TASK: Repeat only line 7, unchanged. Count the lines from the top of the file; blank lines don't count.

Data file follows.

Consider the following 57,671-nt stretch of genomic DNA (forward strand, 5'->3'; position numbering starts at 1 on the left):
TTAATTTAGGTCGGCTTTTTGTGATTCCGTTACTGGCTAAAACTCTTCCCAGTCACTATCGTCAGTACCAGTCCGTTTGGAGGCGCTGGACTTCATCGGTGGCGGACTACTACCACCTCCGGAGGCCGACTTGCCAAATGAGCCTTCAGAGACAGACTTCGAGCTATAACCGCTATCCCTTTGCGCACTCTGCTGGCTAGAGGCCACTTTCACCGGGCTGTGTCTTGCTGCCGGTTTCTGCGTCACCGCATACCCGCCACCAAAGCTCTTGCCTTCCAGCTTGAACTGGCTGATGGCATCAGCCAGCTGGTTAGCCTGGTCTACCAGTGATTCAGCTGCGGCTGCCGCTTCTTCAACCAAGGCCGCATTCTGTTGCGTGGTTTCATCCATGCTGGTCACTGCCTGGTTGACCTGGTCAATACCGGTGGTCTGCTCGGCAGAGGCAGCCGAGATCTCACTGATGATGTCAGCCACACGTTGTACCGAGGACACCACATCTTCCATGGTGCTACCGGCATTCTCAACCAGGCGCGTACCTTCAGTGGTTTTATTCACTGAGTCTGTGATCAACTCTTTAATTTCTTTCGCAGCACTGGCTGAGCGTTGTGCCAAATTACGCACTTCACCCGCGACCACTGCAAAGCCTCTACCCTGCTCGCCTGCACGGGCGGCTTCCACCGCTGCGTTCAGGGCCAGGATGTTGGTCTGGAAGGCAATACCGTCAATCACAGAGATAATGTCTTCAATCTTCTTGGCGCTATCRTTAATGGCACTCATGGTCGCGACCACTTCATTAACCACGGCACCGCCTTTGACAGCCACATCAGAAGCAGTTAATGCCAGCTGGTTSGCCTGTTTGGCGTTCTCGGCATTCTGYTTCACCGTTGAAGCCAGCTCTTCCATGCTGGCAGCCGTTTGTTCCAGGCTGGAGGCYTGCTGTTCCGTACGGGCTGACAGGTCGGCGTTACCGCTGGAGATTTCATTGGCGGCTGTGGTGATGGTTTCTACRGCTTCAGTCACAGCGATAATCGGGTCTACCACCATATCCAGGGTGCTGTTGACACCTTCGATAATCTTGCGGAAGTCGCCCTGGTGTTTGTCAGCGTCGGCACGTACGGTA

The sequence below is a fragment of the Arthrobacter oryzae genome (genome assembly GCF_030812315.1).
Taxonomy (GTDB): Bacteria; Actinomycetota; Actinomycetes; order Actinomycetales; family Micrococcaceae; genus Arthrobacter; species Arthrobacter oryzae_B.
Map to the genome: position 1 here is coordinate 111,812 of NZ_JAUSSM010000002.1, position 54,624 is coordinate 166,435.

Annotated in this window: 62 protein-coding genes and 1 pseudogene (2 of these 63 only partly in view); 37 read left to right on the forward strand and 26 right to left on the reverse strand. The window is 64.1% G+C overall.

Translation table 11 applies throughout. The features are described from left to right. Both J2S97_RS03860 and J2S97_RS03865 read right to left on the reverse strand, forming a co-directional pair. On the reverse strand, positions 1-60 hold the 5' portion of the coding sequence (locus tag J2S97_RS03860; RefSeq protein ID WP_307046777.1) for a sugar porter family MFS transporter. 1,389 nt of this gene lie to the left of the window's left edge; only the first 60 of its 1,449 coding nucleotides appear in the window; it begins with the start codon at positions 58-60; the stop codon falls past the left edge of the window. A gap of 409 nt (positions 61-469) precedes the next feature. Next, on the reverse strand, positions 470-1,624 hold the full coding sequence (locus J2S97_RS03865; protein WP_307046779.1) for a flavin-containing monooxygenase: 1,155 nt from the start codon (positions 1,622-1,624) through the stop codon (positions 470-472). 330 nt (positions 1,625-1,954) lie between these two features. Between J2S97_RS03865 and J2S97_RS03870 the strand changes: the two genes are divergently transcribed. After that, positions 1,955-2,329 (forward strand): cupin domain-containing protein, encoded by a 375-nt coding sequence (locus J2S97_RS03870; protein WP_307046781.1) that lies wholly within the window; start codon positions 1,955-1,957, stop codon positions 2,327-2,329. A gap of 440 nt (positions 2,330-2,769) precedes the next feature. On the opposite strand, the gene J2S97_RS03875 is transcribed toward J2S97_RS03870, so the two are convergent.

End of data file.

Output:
Translation table 11 applies throughout. The features are described from left to right. Both J2S97_RS03860 and J2S97_RS03865 read right to left on the reverse strand, forming a co-directional pair. On the reverse strand, positions 1-60 hold the 5' portion of the coding sequence (locus tag J2S97_RS03860; RefSeq protein ID WP_307046777.1) for a sugar porter family MFS transporter. 1,389 nt of this gene lie to the left of the window's left edge; only the first 60 of its 1,449 coding nucleotides appear in the window; it begins with the start codon at positions 58-60; the stop codon falls past the left edge of the window. A gap of 409 nt (positions 61-469) precedes the next feature. Next, on the reverse strand, positions 470-1,624 hold the full coding sequence (locus J2S97_RS03865; protein WP_307046779.1) for a flavin-containing monooxygenase: 1,155 nt from the start codon (positions 1,622-1,624) through the stop codon (positions 470-472). 330 nt (positions 1,625-1,954) lie between these two features. Between J2S97_RS03865 and J2S97_RS03870 the strand changes: the two genes are divergently transcribed. After that, positions 1,955-2,329 (forward strand): cupin domain-containing protein, encoded by a 375-nt coding sequence (locus J2S97_RS03870; protein WP_307046781.1) that lies wholly within the window; start codon positions 1,955-1,957, stop codon positions 2,327-2,329. A gap of 440 nt (positions 2,330-2,769) precedes the next feature. On the opposite strand, the gene J2S97_RS03875 is transcribed toward J2S97_RS03870, so the two are convergent.